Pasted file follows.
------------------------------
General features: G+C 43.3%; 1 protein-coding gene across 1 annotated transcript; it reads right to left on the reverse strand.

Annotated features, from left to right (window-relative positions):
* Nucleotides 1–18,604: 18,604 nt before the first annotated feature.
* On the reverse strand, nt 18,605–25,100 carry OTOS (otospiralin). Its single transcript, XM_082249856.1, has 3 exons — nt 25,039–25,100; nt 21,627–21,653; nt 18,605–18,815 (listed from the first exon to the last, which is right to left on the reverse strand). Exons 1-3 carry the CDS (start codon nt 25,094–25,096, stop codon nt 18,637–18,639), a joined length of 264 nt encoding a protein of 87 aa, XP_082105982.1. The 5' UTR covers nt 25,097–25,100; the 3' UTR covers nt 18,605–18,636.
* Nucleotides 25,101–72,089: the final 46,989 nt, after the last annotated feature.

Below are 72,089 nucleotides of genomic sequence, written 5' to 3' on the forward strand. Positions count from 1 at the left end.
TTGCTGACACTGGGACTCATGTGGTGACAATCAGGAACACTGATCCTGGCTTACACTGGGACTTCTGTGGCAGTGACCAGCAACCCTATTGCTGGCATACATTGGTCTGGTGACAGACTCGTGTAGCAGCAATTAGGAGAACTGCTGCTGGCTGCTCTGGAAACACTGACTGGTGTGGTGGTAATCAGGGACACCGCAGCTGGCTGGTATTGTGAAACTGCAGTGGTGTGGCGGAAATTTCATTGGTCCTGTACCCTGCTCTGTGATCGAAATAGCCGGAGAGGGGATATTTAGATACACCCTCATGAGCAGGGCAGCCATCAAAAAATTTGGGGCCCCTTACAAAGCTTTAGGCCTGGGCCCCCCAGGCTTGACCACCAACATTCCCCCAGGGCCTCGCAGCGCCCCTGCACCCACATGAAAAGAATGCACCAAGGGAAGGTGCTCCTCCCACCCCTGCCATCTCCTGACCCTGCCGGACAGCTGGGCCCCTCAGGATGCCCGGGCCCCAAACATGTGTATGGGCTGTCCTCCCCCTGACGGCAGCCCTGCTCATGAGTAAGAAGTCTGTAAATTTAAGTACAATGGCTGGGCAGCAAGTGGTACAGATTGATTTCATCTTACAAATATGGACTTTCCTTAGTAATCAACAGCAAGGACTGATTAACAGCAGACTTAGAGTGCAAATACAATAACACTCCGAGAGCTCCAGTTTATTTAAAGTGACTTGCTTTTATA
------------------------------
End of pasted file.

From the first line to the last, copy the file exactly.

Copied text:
General features: G+C 43.3%; 1 protein-coding gene across 1 annotated transcript; it reads right to left on the reverse strand.

Annotated features, from left to right (window-relative positions):
* Nucleotides 1–18,604: 18,604 nt before the first annotated feature.
* On the reverse strand, nt 18,605–25,100 carry OTOS (otospiralin). Its single transcript, XM_082249856.1, has 3 exons — nt 25,039–25,100; nt 21,627–21,653; nt 18,605–18,815 (listed from the first exon to the last, which is right to left on the reverse strand). Exons 1-3 carry the CDS (start codon nt 25,094–25,096, stop codon nt 18,637–18,639), a joined length of 264 nt encoding a protein of 87 aa, XP_082105982.1. The 5' UTR covers nt 25,097–25,100; the 3' UTR covers nt 18,605–18,636.
* Nucleotides 25,101–72,089: the final 46,989 nt, after the last annotated feature.

Below are 72,089 nucleotides of genomic sequence, written 5' to 3' on the forward strand. Positions count from 1 at the left end.
TTGCTGACACTGGGACTCATGTGGTGACAATCAGGAACACTGATCCTGGCTTACACTGGGACTTCTGTGGCAGTGACCAGCAACCCTATTGCTGGCATACATTGGTCTGGTGACAGACTCGTGTAGCAGCAATTAGGAGAACTGCTGCTGGCTGCTCTGGAAACACTGACTGGTGTGGTGGTAATCAGGGACACCGCAGCTGGCTGGTATTGTGAAACTGCAGTGGTGTGGCGGAAATTTCATTGGTCCTGTACCCTGCTCTGTGATCGAAATAGCCGGAGAGGGGATATTTAGATACACCCTCATGAGCAGGGCAGCCATCAAAAAATTTGGGGCCCCTTACAAAGCTTTAGGCCTGGGCCCCCCAGGCTTGACCACCAACATTCCCCCAGGGCCTCGCAGCGCCCCTGCACCCACATGAAAAGAATGCACCAAGGGAAGGTGCTCCTCCCACCCCTGCCATCTCCTGACCCTGCCGGACAGCTGGGCCCCTCAGGATGCCCGGGCCCCAAACATGTGTATGGGCTGTCCTCCCCCTGACGGCAGCCCTGCTCATGAGTAAGAAGTCTGTAAATTTAAGTACAATGGCTGGGCAGCAAGTGGTACAGATTGATTTCATCTTACAAATATGGACTTTCCTTAGTAATCAACAGCAAGGACTGATTAACAGCAGACTTAGAGTGCAAATACAATAACACTCCGAGAGCTCCAGTTTATTTAAAGTGACTTGCTTTTATA